The winner of the contest, who creates the best video explaining why they are "Joe the Plumber" will see their video made into a television ad for the campaign. Smart move by Team McCain.
Posted by Steve at 12:15 PM
Wednesday, October 22, 2008
In recent weeks, and especially in the wake of the presidential debates, attention has focused back on the war in Afghanistan. Hoping to fill the void in the media coverage of Afghanistan, VBSdotTV's YouTube Channel has launched a six-part Internet documentary this month entitled “Inside Afghanistan with Ben Anderson,” an in-depth look at “the other war” in the war on terror.
Anderson, a reporter for the BBC, spent two months with British soldiers who were assigned to train the Afghan National Army while simultaneously fighting the Taliban. The stories Anderson found there, and documented in riveting detail, testify to the courage of the men and women in uniform, and the enormity of the mission they’ve been given:
“[My goal was] to show just how much is being asked of our soldiers out there,” Anderson recently explained to Citizentube. “How the Afghan people are getting caught up in the middle of the seemingly endless battle and how little manpower there is for the huge goals the US and UK governments have set out there.”
From harrowing ambushes and intense fighting, to candid moments with soldiers doing their best to retain their humanity, Anderson’s documentary sheds a much needed light on a war that all too often doesn’t get the media coverage it deserves.
Posted by David at 10:28 AM
Tuesday, October 21, 2008
For months you've heard very little on the news but the latest twists and turns of this thrilling - though everlasting - presidential race. By now you've seen the debates, watched the campaign commercials, and hashed out the issues with friends. You've had celebrities, athletes, not to mention your mom, telling you about the importance of voting. Finally, the time to cast your ballot has arrived! In a number of states, like Ohio, Iowa, and North Carolina, early voting has already begun, and absentee ballots are being mailed in from around the world. And two weeks from today, on November 4, millions of Americans will head to the polling place to exercise their democratic right.
To show you just how excited we are about voting in this historic election, we're staging a homepage takeover today of videos all about voting. Learn about the two candidates by watching the full PBS Frontline documentary "The Choice 2008", become an expert on the electoral college and exactly how the electoral process works, and find out what you need to do to prepare for Election Day.
And if you're still undecided, let this epic dance-off between the McCainiacs and the Obaminators help you make your choice.
Don't forget to document your voting experience on camera both before and on Election Day, and submit your videos to the Video Your Vote channel; a selection of the videos received will be featured on PBS during its election coverage. And, make sure to watch this legal primer, provided by the Citizen Media Law Project, before bringing your video camera to the polls.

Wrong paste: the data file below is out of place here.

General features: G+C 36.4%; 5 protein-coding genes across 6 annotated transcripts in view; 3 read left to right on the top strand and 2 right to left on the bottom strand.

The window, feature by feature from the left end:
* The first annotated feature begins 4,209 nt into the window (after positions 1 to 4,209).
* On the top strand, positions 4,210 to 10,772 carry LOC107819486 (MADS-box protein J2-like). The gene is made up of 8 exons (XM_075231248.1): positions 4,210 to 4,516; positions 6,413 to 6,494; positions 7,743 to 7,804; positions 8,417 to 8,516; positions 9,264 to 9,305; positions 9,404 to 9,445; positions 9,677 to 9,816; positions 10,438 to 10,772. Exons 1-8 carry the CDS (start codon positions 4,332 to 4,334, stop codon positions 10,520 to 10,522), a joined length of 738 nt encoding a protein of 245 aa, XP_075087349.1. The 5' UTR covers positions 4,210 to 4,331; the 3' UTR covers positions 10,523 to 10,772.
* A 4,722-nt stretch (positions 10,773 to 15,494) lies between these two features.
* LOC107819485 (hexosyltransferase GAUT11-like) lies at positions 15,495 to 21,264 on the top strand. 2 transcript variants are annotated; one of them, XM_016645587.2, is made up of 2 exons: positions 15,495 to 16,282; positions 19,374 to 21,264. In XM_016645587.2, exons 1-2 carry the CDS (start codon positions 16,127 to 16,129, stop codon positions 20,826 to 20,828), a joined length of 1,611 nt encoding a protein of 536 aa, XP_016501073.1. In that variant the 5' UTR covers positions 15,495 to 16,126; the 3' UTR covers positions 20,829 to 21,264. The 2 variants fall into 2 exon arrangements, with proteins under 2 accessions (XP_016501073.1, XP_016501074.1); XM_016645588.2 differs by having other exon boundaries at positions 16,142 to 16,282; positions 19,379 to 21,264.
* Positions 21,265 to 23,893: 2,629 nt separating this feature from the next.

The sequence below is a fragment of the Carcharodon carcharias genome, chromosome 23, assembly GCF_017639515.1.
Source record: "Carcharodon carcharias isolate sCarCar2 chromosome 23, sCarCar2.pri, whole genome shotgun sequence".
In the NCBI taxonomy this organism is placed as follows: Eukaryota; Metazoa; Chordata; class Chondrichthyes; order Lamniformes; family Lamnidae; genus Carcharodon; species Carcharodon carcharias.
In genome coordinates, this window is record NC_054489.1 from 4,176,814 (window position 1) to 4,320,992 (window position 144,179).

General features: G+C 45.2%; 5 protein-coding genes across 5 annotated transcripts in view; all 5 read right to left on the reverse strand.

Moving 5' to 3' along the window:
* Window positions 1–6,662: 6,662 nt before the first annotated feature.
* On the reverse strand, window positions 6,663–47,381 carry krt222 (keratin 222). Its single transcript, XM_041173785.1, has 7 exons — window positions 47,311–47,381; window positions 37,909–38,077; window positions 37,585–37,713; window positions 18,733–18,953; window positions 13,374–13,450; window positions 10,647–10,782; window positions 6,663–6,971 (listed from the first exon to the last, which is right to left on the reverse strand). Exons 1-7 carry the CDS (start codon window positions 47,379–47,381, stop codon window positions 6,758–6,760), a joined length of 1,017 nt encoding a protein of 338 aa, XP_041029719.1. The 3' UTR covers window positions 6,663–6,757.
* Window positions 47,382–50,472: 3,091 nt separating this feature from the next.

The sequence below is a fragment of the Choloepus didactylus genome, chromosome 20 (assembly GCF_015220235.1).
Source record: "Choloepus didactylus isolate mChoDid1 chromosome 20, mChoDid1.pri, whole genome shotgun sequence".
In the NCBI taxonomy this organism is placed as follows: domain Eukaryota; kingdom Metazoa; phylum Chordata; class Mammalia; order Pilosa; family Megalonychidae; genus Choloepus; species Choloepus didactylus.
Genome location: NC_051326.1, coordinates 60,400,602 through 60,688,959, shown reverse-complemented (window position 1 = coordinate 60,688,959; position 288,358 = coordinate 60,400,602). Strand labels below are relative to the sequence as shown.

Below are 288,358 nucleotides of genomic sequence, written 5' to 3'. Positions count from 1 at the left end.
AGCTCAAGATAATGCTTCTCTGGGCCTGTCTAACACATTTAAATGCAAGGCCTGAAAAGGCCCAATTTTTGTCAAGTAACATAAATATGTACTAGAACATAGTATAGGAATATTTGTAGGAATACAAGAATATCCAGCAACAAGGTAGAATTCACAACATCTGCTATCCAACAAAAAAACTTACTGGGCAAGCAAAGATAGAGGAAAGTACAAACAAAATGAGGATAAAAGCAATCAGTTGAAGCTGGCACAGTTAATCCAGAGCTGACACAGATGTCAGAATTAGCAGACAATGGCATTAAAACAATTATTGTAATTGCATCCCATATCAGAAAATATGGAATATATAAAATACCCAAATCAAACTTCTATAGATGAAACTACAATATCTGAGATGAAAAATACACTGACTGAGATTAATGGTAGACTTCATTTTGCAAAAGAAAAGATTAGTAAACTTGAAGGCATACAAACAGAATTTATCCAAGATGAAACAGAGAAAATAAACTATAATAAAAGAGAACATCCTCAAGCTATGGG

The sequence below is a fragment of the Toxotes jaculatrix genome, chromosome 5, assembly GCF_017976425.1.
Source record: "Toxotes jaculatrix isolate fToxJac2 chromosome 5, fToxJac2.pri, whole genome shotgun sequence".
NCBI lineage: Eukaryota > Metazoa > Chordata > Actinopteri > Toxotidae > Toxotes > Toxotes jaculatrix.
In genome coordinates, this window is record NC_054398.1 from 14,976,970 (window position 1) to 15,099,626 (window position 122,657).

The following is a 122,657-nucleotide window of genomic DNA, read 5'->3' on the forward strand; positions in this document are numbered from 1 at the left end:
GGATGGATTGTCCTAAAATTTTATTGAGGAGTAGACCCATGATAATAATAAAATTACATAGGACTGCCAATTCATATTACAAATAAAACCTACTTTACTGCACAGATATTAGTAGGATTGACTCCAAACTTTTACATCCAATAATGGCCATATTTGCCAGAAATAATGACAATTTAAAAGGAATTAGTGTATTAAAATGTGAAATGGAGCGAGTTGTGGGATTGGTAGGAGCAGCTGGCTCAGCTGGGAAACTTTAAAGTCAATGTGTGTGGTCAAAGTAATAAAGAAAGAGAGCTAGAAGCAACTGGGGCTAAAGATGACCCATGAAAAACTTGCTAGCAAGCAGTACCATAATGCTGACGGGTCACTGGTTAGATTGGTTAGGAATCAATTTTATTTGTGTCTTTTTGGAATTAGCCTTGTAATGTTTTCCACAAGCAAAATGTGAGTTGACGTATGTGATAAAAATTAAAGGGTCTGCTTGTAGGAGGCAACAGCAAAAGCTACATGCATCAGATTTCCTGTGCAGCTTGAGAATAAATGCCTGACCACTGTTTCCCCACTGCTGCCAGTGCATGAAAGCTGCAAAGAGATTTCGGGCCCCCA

News & Politics
Posted by Olivia at 12:01 AM
Monday, October 20, 2008
It now looks like Joe the Plumber, the now-famous Ohio resident who challenged Senator Obama on his tax plan and was catapulted onto the national stage during last week's presidential debate when both candidates referenced him a combined 26 times, will remain in the spotlight just a little bit longer.
This morning the McCain campaign launched an, "I'm Joe the Plumber" video contest. The contest asks McCain-Palin supporters to create 30 second videos about how they are like Joe the Plumber, by sharing their stories of, "living the American Dream, working hard, or owning a small business." The campaign will run the winning video as a television ad.
A recent Suffolk University poll shows that the "Joe the Plumber" storyline isn't resonating as strongly with voters as the McCain campaign might hope. Perhaps this contest will help citizens identify more with Joe, or help the campaign find a symbol that the American public finds more relatable.
Susie the Nurse, are you out there? Your chance at fame is just an upload away.
Colin Powell endorses Obama, the RNC goes after the Dems, Obama Girl does Palin, and Citizen Steve videos his vote. (Plus, more fun with Joe the Plumber!) Here's this week's Monday Hotlist.
Colin Powell Endorses Barack Obama (tpmtv)
The REAL Joe the Plumber (QuietLibrary)
Casting my ballot in the 2008 election (citizentube)
Obama Girl As Sarah Palin on Fox News (barelypolitical)
Posted by David at 6:12 AM
Friday, October 17, 2008
McCain, Obama, the stars of Gossip Girl, John Cleese, Tyra Banks, and a guy named Joe...they all make an appearance in this week's Friday Five.
Obama Explains His Tax Cut Plans To Plumbing Business Owner (jedreport)
Joe The Plumber (johnmccaindotcom)
John McCain learns to smile with his eyes (richfofo)
John Cleese on Sarah Palin (seesmiccafe)
Gossip Girl stars: Talk to your parents about McCain (karinmoveon)
Posted by David at 8:21 AM
Thursday, October 16, 2008
Last night's presidential debate, the final in the series sponsored by the Commission on Presidential Debates, wrapped up this cycle's general election debates without making use of the Internet to engage voters in the process. The Commission did make an attempt to utilize online tools this year, but that attempt fell flat.